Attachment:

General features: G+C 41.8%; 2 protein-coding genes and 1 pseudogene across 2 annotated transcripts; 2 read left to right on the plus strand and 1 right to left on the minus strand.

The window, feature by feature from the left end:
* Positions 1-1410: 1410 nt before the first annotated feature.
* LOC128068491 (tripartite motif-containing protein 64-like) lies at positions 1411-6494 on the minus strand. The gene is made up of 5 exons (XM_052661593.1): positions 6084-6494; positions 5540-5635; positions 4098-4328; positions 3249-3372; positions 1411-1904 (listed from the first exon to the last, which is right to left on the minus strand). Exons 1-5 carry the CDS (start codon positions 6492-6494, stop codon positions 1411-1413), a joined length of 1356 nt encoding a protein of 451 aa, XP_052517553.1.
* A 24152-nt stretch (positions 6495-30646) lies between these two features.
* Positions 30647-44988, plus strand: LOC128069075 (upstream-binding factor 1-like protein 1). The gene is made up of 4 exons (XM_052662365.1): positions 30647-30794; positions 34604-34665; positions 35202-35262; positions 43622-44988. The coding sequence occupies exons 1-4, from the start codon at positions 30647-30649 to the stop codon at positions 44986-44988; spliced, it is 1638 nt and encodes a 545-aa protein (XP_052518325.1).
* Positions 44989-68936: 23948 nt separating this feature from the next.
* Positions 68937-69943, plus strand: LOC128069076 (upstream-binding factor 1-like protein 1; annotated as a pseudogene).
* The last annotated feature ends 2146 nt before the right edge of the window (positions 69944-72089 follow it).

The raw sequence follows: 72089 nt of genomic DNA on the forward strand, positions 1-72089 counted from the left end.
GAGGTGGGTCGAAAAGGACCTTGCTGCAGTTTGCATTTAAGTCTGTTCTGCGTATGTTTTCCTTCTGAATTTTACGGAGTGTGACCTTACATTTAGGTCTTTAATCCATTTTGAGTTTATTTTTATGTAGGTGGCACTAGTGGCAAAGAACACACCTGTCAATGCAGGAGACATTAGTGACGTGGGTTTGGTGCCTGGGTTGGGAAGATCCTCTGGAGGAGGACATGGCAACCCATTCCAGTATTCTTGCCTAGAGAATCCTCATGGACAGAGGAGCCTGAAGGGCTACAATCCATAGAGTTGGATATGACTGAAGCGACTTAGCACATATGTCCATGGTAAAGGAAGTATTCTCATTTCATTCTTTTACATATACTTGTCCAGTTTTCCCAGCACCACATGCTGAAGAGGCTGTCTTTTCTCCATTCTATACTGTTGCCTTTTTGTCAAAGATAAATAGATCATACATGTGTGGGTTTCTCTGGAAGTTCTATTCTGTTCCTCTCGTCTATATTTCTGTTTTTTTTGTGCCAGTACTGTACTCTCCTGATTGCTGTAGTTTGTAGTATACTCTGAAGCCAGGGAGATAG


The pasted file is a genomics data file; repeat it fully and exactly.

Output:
General features: G+C 41.8%; 2 protein-coding genes and 1 pseudogene across 2 annotated transcripts; 2 read left to right on the plus strand and 1 right to left on the minus strand.

The window, feature by feature from the left end:
* Positions 1-1410: 1410 nt before the first annotated feature.
* LOC128068491 (tripartite motif-containing protein 64-like) lies at positions 1411-6494 on the minus strand. The gene is made up of 5 exons (XM_052661593.1): positions 6084-6494; positions 5540-5635; positions 4098-4328; positions 3249-3372; positions 1411-1904 (listed from the first exon to the last, which is right to left on the minus strand). Exons 1-5 carry the CDS (start codon positions 6492-6494, stop codon positions 1411-1413), a joined length of 1356 nt encoding a protein of 451 aa, XP_052517553.1.
* A 24152-nt stretch (positions 6495-30646) lies between these two features.
* Positions 30647-44988, plus strand: LOC128069075 (upstream-binding factor 1-like protein 1). The gene is made up of 4 exons (XM_052662365.1): positions 30647-30794; positions 34604-34665; positions 35202-35262; positions 43622-44988. The coding sequence occupies exons 1-4, from the start codon at positions 30647-30649 to the stop codon at positions 44986-44988; spliced, it is 1638 nt and encodes a 545-aa protein (XP_052518325.1).
* Positions 44989-68936: 23948 nt separating this feature from the next.
* Positions 68937-69943, plus strand: LOC128069076 (upstream-binding factor 1-like protein 1; annotated as a pseudogene).
* The last annotated feature ends 2146 nt before the right edge of the window (positions 69944-72089 follow it).

The raw sequence follows: 72089 nt of genomic DNA on the forward strand, positions 1-72089 counted from the left end.
GAGGTGGGTCGAAAAGGACCTTGCTGCAGTTTGCATTTAAGTCTGTTCTGCGTATGTTTTCCTTCTGAATTTTACGGAGTGTGACCTTACATTTAGGTCTTTAATCCATTTTGAGTTTATTTTTATGTAGGTGGCACTAGTGGCAAAGAACACACCTGTCAATGCAGGAGACATTAGTGACGTGGGTTTGGTGCCTGGGTTGGGAAGATCCTCTGGAGGAGGACATGGCAACCCATTCCAGTATTCTTGCCTAGAGAATCCTCATGGACAGAGGAGCCTGAAGGGCTACAATCCATAGAGTTGGATATGACTGAAGCGACTTAGCACATATGTCCATGGTAAAGGAAGTATTCTCATTTCATTCTTTTACATATACTTGTCCAGTTTTCCCAGCACCACATGCTGAAGAGGCTGTCTTTTCTCCATTCTATACTGTTGCCTTTTTGTCAAAGATAAATAGATCATACATGTGTGGGTTTCTCTGGAAGTTCTATTCTGTTCCTCTCGTCTATATTTCTGTTTTTTTTGTGCCAGTACTGTACTCTCCTGATTGCTGTAGTTTGTAGTATACTCTGAAGCCAGGGAGATAG